Home > industry > energy > Wind, solar will be cheapest power source in G20 countries by 2030, says Greenpeace study

New Delhi: Wind and solar will be the cheapest forms of power generation in every G20 country by the year 2030 at the latest, said a study released by Greenpeace Germany on Friday.

The study, released on the day the G20 summit started in Hamburg (Germany), also found that in about half of the G20 countries, renewable energy has already been either cheaper or equal in price to electricity generated from coal or nuclear power plants since 2015.

The study by the Finnish Lappeenranta University of Technology, commissioned by Greenpeace, calculated the electricity generation costs in all G20 countries for the years 2015 and 2030. Adoption of renewable power is an important component to tackle climate change.

The study found that wind farms already generated the cheapest form of electricity in 2015 in large parts of Europe, South America, the US, China and Australia.

The analysis emphasized that due to rapid technical progress and falling prices, in 2030 solar energy will be cheaper than wind power in many G20 countries.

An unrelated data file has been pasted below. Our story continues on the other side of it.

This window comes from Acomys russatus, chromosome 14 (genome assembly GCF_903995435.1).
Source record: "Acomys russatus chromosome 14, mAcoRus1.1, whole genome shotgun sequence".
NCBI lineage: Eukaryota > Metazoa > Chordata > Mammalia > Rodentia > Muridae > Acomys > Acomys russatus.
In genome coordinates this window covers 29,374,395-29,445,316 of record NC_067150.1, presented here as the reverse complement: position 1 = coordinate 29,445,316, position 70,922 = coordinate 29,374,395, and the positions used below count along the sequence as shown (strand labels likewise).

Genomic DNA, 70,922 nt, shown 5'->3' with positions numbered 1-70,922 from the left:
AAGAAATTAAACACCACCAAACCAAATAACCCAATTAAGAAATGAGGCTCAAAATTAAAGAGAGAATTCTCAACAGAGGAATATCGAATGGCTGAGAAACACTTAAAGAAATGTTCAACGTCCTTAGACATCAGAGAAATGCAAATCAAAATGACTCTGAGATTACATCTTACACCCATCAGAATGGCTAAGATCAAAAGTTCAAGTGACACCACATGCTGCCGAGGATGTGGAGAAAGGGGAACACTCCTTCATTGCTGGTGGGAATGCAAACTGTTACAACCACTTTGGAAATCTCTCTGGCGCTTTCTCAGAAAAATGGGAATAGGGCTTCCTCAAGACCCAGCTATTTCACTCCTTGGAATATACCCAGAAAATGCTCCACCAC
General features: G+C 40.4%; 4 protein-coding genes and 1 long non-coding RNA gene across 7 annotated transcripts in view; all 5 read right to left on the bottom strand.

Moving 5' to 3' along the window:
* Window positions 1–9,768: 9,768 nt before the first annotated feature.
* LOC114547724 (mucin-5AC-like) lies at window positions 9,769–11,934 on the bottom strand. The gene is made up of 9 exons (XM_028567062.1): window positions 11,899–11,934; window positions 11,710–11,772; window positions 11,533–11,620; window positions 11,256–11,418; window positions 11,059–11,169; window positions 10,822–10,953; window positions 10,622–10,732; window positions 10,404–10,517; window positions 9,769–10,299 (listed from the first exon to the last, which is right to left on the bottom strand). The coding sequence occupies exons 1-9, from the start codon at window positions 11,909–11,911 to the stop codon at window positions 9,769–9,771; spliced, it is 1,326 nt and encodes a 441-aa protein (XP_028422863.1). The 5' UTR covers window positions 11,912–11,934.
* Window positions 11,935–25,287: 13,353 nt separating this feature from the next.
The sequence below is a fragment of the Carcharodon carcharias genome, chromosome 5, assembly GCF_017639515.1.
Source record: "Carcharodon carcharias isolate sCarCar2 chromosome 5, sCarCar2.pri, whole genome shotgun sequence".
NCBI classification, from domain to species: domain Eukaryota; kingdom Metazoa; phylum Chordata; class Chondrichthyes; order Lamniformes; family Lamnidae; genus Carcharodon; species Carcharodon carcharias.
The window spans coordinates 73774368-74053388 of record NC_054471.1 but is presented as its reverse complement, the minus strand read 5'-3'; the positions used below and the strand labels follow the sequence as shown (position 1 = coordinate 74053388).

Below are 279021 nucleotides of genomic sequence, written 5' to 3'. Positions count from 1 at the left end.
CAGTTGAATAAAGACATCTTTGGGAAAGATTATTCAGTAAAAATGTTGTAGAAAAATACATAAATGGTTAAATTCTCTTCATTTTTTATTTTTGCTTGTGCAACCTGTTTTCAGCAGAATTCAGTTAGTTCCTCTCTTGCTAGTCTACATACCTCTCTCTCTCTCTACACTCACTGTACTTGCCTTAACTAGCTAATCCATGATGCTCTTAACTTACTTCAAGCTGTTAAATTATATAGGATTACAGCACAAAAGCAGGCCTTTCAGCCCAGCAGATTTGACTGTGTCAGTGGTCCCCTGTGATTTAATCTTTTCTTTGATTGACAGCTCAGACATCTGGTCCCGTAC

It also stressed that United Nations (UN) figures reveal that in 2016 investments in renewables globally were double that of investments in conventional power stations.

“About 55% of the added electricity capacities were based on renewable energies last year—a record figure," it added.

India too is making massive strides towards its huge target of 175 Gigawatt (GW) of renewable energy by 2022. Solar tariff has fallen to a record low of Rs2.44 per unit and wind power tariff too dropped to a new low of Rs3.46 earlier this year, putting both technologies at the same level as or below the cost of electricity from new coal fired or nuclear power plants.

“There can be no excuses anymore. Climate protection increasingly makes economic sense across the G20 as renewable energy becomes cheaper than dirty coal and nuclear. Trump’s energy policy is simply a bad deal. The US has excellent conditions for expanding its wind and solar energy capabilities and states like California, Texas or Iowa will not miss this chance," said Greenpeace Germany energy expert Tobias Austrup.

“Any G20 country that is still investing in coal and nuclear power plants is wasting their money on technology that will not be competitive in coming years. The G20 now has a responsibility to send a clear signal that accelerating the clean energy transition is not only the right thing to do for the climate, but also for the economy," said Ashish Fernandes, Greenpeace campaigner.

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